Writing by Patrick Keddie
[This article was first published in the Huffington Post here]
Somehow, I found myself in a lingerie shop in Maadi, south Cairo. The shop manager, demure in her hijab, glanced towards the door, then reached behind the till and pulled out a small, embroidered wooden box. Again, she glanced towards the door before opening the lid. A row of vibrators lay on the felt lining.
They looked smooth and fairly benign – one gold, one pink, one purple. She switched the pink one on and handed it to me. For a moment, we didn’t say anything and both just stared at it as it buzzed in my hand. They claim to be the only shop that sells vibrators in Cairo.
I hasten to add that I was not in the market for any sex toys but was investigating whether it was possible to buy such things in Cairo, after reading a passage in Shereen El Feki’s new book Sex and the Citadel, in which a group of Cairene housewives are apparently bemused by a vibrator she shows them. The book offers fascinating insights into sexual appetites and repression that exist in the Arab world, particularly in Egypt.
I had been sent to the lingerie shop by the manager of another place in Mohandiseen that was on the premises of Cairo’s first sex shop, which had opened after the uprising in 2011 but was forced to shut eight months ago after pressure from the Muslim Brotherhood and fundamentalist Salafis.
The shop was formerly known as ‘Display‘ and sold vibrators, chocolate body paint and ‘peppermint panties’. Those after stronger stuff were likely to be disappointed.
Now the shop is called ‘Soleil’ and is under new ownership. The shop manager, Khaled Amin, 48, is at pains to insist it is no longer a sex shop. They do still sell raunchy ‘dreamgirl’ lingerie, vicious looking whips and fluffy, leopard-print handcuffs. They also sell a range of naughty outfits, including Catwoman costumes – the overwhelming favourite with Cairene customers.
Khaled told me that he still receives many calls relating to the previous shop from people asking for vibrators and sex toys and he urged me to open a sex shop in Cairo because of the huge demand.
That the sex shop ‘Display’ opened and was then forced to shut seems emblematic of post-revolutionary Egypt. In the aftermath of the uprising, there has been a polarisation in Egyptian society. Personal freedoms have increased to some extent. Yet, at the same time, conservative Islamists and Salafis have become more powerful and their influence is gradually being extended into society through a mixture of laws and intimidation. Khaled told me that he still has “bearded men” coming to his shop and warning him about the mannequins in his shop-front that are too provocatively dressed.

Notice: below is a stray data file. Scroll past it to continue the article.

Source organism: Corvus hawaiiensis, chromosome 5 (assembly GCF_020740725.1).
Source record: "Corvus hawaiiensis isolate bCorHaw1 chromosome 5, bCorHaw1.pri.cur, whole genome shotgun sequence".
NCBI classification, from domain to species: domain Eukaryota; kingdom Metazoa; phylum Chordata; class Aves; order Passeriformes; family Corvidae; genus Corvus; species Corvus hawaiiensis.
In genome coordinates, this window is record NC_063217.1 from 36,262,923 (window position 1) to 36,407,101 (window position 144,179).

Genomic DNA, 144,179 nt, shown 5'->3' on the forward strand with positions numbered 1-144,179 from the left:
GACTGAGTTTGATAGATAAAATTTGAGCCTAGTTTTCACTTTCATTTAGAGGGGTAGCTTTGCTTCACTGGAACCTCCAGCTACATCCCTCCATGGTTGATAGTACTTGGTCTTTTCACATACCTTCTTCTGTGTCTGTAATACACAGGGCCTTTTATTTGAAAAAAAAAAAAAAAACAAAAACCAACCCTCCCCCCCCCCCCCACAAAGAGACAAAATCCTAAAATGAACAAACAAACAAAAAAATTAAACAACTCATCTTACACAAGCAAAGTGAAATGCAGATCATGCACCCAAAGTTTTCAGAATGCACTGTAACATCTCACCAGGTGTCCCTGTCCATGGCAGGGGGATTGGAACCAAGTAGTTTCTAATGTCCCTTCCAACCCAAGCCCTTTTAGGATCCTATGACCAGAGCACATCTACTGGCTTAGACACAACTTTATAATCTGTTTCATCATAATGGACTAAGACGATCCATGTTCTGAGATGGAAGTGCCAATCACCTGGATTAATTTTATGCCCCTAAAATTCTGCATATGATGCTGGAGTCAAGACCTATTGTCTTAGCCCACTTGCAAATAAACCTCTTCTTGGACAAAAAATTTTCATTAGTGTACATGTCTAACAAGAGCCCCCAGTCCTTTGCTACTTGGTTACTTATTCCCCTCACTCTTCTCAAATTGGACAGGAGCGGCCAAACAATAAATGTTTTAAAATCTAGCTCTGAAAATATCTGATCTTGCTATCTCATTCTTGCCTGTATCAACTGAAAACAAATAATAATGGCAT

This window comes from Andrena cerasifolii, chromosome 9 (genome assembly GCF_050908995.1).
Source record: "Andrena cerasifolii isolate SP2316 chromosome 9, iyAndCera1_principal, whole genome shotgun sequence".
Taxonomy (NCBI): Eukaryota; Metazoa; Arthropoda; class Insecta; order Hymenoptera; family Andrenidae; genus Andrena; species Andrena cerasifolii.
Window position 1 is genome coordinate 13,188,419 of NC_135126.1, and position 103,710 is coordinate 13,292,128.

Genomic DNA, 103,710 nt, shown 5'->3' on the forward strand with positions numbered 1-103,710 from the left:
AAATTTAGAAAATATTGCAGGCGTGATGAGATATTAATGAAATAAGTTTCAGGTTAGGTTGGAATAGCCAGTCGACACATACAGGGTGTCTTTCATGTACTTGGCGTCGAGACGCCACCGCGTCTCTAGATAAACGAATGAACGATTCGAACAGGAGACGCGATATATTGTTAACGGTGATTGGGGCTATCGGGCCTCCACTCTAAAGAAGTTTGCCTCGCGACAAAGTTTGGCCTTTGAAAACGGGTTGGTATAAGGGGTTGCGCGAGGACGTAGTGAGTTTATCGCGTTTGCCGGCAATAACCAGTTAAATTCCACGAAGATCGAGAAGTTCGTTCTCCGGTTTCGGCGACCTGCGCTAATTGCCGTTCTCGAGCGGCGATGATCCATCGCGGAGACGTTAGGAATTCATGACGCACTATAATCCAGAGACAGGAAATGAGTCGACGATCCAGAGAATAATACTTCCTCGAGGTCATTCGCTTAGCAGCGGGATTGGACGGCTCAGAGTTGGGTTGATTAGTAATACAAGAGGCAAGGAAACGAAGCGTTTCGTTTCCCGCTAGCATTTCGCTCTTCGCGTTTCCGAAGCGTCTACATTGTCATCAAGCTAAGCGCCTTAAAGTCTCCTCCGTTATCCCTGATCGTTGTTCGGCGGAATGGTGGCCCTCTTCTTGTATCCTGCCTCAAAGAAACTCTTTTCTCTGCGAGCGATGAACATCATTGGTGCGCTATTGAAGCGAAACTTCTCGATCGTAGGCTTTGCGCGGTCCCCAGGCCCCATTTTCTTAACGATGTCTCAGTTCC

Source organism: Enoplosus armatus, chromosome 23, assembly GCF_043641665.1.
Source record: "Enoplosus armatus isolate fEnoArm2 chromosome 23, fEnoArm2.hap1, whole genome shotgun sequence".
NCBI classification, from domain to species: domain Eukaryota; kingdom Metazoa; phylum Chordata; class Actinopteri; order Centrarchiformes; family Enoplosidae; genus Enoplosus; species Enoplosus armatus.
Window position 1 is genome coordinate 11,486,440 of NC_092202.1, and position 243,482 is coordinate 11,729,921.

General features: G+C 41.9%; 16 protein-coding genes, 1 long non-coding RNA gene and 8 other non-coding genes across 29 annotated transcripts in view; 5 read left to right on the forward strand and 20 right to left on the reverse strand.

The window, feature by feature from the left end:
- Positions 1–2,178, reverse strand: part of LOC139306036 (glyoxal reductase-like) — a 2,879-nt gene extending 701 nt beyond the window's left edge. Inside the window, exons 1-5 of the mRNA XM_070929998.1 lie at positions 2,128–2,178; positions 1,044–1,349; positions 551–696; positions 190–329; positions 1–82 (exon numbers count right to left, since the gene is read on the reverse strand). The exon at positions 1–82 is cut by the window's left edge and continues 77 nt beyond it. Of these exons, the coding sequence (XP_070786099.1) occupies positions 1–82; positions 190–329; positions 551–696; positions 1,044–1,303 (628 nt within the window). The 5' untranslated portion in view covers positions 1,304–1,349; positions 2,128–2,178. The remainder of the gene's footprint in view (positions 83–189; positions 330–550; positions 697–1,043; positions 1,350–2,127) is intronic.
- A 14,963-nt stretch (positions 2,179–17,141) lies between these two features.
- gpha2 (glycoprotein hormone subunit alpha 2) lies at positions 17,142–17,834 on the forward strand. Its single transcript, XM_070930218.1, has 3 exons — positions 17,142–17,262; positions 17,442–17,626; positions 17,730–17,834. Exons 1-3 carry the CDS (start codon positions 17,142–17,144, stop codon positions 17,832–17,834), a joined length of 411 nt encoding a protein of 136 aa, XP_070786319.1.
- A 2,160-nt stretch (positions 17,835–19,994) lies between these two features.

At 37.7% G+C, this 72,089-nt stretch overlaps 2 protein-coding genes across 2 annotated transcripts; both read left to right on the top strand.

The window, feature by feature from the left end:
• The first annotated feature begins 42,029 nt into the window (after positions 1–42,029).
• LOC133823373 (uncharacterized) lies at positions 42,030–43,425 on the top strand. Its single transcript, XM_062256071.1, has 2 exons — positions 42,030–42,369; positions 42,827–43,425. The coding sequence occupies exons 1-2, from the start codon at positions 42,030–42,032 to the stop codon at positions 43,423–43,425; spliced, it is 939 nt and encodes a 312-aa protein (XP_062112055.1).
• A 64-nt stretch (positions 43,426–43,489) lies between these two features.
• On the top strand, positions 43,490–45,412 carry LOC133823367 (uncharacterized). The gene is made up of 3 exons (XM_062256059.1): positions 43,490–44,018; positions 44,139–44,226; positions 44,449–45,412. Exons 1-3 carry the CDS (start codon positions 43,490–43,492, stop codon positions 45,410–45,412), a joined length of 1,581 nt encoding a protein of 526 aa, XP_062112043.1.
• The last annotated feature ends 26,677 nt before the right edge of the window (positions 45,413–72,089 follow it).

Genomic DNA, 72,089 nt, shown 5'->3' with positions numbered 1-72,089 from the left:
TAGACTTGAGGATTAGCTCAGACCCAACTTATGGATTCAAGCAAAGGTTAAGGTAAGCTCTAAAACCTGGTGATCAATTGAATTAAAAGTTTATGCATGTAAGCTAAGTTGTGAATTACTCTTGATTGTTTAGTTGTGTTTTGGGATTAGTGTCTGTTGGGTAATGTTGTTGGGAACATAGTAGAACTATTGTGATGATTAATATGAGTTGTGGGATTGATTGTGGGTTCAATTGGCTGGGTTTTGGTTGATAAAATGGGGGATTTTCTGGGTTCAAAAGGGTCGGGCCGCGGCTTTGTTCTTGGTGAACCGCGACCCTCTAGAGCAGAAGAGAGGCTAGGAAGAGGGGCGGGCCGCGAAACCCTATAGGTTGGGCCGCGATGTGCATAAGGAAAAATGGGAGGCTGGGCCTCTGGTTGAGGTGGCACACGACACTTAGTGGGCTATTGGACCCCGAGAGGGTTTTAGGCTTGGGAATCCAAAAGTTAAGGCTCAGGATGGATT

Egypt remains a highly conservative country when it comes to sex. Sex is largely a taboo topic of conversation; as an Egyptian gynaecologist remarks in El Feki’s book, sex is the opposite to sport because “everyone talks about football, but hardly anyone plays it.” Sex outside marriage is regarded as highly transgressive. Brides are expected to be virgins. The insistence on sex within marriage, and the increasingly high costs of getting married, means that many men in Egypt are only able to marry later in their thirties, which is a huge source of frustration.
The public discourse is staunchly homophobic. Female genital mutilation is prevalent – with some research suggesting that over 90% of the Egyptian women, aged 15-49, have been subjected to it. Recent research by the UN showed that 99.3% of Egyptian women surveyed claimed to be victims of some kind of sexual harassment, suggesting it is occurring in epidemic proportions.
Egypt’s 2011 uprising was fought according to demands for “bread, freedom and social justice”. For many Egyptians, some form of sexual liberty comes under “freedom”. The uprising improved personal freedoms to some extent, yet the tribulations of ‘Display’, Cairo’s first sex shop, show that the backlash from conservative Islamism has begun.
On 30 June, huge demonstrations are planned against Mohammed Morsi, Egypt’s President and former member of the Muslim Brotherhood, to coincide with the anniversary of his year in power. The demonstrations will be bloody and violent but it’s not clear whether they will be large or sustained enough to oust him, as some predict.
The grievances are widespread and include anger at corruption, economic stagnation, inequality and police brutality. But much of the rage is also about a perceived threat to human rights and personal freedoms. In Sex and the Citadel, El Feki argues that “sexual rights are integral human rights; they are not some lesser set of entitlements that you can take or leave and still claim to respect another’s freedom and humanity.”
The scale of the discontent in Egypt raises a host of questions, including – can real freedom come without some sort of sexual revolution?